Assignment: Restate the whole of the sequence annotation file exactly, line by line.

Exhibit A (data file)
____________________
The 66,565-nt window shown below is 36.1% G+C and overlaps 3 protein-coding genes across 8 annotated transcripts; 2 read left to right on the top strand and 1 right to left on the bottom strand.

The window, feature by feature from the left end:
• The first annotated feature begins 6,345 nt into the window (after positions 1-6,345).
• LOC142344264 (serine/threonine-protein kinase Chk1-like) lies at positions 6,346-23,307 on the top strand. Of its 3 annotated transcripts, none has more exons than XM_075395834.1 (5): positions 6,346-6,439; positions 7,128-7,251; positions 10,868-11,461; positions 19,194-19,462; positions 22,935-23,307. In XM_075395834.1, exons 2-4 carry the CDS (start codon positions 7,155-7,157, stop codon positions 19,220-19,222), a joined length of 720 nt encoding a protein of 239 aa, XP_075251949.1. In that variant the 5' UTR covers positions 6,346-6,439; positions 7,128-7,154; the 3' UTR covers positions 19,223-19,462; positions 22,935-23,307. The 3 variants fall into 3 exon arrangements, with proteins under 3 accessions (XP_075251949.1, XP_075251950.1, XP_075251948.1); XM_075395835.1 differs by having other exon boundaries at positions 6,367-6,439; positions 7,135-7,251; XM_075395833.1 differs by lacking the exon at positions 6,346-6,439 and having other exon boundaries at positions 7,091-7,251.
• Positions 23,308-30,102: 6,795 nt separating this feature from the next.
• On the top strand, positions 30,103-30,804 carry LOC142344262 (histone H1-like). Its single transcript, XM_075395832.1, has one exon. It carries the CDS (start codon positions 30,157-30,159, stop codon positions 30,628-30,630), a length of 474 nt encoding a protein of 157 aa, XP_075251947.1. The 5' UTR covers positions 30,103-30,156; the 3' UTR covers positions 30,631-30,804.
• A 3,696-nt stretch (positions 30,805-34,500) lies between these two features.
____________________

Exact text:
The 66,565-nt window shown below is 36.1% G+C and overlaps 3 protein-coding genes across 8 annotated transcripts; 2 read left to right on the top strand and 1 right to left on the bottom strand.

The window, feature by feature from the left end:
• The first annotated feature begins 6,345 nt into the window (after positions 1-6,345).
• LOC142344264 (serine/threonine-protein kinase Chk1-like) lies at positions 6,346-23,307 on the top strand. Of its 3 annotated transcripts, none has more exons than XM_075395834.1 (5): positions 6,346-6,439; positions 7,128-7,251; positions 10,868-11,461; positions 19,194-19,462; positions 22,935-23,307. In XM_075395834.1, exons 2-4 carry the CDS (start codon positions 7,155-7,157, stop codon positions 19,220-19,222), a joined length of 720 nt encoding a protein of 239 aa, XP_075251949.1. In that variant the 5' UTR covers positions 6,346-6,439; positions 7,128-7,154; the 3' UTR covers positions 19,223-19,462; positions 22,935-23,307. The 3 variants fall into 3 exon arrangements, with proteins under 3 accessions (XP_075251949.1, XP_075251950.1, XP_075251948.1); XM_075395835.1 differs by having other exon boundaries at positions 6,367-6,439; positions 7,135-7,251; XM_075395833.1 differs by lacking the exon at positions 6,346-6,439 and having other exon boundaries at positions 7,091-7,251.
• Positions 23,308-30,102: 6,795 nt separating this feature from the next.
• On the top strand, positions 30,103-30,804 carry LOC142344262 (histone H1-like). Its single transcript, XM_075395832.1, has one exon. It carries the CDS (start codon positions 30,157-30,159, stop codon positions 30,628-30,630), a length of 474 nt encoding a protein of 157 aa, XP_075251947.1. The 5' UTR covers positions 30,103-30,156; the 3' UTR covers positions 30,631-30,804.
• A 3,696-nt stretch (positions 30,805-34,500) lies between these two features.